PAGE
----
to e or not to e

to e or not to e

Who says ebooks can’t coexist with paper books? And why do so many people fall into the ‘for’ or ‘against’ camps like zealots? Perhaps because for many writers, and readers, great books can be like a religious experience – they give us insight, emotion, empathy, passion… epiphanies. But do great novels have to be made of paper to make us feel all that? And do ereaders mean traditional publishing is dead? Of course not.

Anything that gets more people reading – adults and children – is great. And if more writers publish their own ebooks, that’s great, too. It’s quality that matters. It also matters to traditional publishers and that’s one of the benefits they offer their clients. Okay, for some the royalties might be better at Amazon, but you don’t get a built-in editor shaking their head and telling you to, “Cut, cut, cut… and that’s the tenth time you’ve used the word really.”

Traditional publishing still has a lot to recommend it. So do professionally produced ebooks. Anything that brings books to readers, whether it’s a lorry from a distribution depot or a line of computer coding on an ereader is fine by me.

Amanda Hocking has found that both traditional and epublishing works for her.  Having made a well-deserved fortune by putting her novels online, she has now turned to traditional publishers to help her increase her readership and get physical books out to her growing fanbase.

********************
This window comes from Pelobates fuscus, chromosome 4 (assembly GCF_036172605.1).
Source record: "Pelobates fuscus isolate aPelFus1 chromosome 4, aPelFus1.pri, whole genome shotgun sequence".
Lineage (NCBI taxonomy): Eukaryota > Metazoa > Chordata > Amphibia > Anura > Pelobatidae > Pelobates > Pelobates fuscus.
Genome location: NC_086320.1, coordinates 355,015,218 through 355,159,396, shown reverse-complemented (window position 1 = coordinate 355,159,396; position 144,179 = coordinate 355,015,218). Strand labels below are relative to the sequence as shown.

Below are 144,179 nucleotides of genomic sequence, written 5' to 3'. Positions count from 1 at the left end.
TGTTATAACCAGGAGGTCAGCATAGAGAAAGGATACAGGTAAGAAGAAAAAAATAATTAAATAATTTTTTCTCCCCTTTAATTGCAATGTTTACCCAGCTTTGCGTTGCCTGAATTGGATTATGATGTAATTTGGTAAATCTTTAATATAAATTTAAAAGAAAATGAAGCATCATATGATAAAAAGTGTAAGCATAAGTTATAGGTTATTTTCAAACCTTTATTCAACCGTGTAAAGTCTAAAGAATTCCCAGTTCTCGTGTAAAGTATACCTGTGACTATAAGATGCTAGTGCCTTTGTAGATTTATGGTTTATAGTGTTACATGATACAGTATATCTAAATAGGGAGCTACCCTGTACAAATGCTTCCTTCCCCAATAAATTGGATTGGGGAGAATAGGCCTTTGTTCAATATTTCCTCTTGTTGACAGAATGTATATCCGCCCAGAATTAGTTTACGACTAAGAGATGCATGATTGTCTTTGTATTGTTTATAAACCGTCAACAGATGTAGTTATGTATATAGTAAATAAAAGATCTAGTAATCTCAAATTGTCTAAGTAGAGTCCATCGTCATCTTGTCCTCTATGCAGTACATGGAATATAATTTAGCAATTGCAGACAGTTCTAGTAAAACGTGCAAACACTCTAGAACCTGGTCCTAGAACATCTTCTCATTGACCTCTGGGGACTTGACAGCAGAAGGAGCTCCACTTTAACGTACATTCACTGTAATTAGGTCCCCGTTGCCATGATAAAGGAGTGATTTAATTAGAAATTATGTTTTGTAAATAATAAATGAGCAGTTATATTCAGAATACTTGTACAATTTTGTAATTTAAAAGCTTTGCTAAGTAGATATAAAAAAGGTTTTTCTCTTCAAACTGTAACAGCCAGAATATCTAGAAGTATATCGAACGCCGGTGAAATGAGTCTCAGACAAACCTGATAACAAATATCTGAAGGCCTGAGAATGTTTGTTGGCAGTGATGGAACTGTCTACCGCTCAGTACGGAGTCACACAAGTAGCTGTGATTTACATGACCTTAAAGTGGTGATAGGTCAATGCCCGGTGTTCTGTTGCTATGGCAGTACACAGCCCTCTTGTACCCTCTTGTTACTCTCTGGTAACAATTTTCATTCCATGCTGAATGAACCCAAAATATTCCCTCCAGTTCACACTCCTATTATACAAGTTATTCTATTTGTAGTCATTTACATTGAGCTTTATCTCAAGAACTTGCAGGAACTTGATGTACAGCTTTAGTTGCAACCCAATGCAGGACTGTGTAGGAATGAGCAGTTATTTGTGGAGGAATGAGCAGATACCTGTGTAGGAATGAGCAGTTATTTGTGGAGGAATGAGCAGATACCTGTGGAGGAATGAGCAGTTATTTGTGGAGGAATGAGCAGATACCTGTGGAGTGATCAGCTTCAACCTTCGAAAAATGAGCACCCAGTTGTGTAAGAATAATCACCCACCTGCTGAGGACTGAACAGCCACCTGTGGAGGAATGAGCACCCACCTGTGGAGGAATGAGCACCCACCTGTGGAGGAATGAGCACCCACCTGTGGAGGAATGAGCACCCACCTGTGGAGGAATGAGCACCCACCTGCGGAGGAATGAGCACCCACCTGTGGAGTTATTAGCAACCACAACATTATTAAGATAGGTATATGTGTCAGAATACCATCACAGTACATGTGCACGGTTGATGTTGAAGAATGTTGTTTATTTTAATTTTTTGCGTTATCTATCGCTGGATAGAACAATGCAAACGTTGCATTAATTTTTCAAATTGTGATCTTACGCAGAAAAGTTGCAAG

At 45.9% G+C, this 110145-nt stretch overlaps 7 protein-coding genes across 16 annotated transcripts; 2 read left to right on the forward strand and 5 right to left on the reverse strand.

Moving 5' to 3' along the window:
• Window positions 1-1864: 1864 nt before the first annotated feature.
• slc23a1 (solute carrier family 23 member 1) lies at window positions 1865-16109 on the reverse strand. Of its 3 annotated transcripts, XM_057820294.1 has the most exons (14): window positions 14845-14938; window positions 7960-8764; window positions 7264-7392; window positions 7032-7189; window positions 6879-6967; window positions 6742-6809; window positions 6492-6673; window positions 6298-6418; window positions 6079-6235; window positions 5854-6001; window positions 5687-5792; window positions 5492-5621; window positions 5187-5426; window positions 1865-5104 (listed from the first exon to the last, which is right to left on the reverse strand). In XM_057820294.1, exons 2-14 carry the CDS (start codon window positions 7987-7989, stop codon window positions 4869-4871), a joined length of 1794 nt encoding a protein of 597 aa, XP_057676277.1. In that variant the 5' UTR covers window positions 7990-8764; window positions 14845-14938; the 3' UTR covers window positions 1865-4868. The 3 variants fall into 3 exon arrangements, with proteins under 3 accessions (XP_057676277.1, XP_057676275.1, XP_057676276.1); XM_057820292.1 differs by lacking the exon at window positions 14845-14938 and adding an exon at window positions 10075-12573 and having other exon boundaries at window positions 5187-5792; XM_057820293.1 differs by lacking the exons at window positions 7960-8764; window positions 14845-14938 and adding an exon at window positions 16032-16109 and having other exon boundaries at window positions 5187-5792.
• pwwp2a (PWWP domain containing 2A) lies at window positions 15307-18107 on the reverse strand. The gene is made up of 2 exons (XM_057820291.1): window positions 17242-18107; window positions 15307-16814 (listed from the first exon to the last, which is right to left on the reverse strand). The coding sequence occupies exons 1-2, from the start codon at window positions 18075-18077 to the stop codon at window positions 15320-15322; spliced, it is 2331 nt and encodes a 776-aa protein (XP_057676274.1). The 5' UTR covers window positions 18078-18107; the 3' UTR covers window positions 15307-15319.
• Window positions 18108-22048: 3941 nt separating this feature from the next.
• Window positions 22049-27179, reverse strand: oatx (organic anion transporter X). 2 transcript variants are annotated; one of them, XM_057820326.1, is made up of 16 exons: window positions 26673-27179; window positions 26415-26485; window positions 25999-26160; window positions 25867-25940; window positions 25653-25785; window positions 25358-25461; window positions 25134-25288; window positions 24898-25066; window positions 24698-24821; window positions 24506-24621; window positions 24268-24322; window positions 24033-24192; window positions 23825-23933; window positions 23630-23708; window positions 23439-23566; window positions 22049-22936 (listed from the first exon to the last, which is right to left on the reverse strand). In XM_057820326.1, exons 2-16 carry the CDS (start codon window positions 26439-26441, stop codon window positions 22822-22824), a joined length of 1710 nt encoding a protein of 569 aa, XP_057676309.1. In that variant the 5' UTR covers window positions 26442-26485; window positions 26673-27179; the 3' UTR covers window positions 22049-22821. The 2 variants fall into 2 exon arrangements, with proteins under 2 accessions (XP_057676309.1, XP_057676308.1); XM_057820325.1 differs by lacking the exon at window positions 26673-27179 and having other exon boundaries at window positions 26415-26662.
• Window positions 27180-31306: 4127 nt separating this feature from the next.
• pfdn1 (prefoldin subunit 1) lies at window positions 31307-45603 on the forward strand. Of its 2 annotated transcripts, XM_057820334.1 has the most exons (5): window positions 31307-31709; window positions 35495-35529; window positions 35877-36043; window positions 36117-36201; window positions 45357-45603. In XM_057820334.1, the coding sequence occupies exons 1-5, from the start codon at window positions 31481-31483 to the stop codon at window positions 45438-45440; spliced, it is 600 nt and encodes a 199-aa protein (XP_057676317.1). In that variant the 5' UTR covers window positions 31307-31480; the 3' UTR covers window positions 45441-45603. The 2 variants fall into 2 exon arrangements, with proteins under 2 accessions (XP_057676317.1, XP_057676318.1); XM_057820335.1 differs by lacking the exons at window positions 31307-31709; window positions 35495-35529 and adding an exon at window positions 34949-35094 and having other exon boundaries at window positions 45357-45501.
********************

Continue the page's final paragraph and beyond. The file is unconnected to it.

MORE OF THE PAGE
For me, ereaders will never replace books. Curl up on the couch with a coffee and a Kindle? Nah. But, you know, if we didn’t embrace change, we’d still be sending our manuscripts out to scribes, killing goats, scraping and preparing the skins to make vellum, getting some gall from tree bark for the ink, touting round for the scribe with the best hand then waiting a few years for delivery – of one beautiful book. I wonder if merchants back in the 15th century turned up their noses at the new “printed” books? “Ooh, look, he’s got a Gutenberg.” Sniff, “I only read illuminated manuscripts, you know. Can’t abide new technology.”

The changes happening in publishing today are seismic. And they’re not going to stop. Great. The canvas and the camera co-exist in harmony and are used by artists to create beautiful images. The creativity comes from the people using them. Epublishers and traditional publishers are similar creative forces. As a reader, and a writer, I welcome them both.

Kay Leitch

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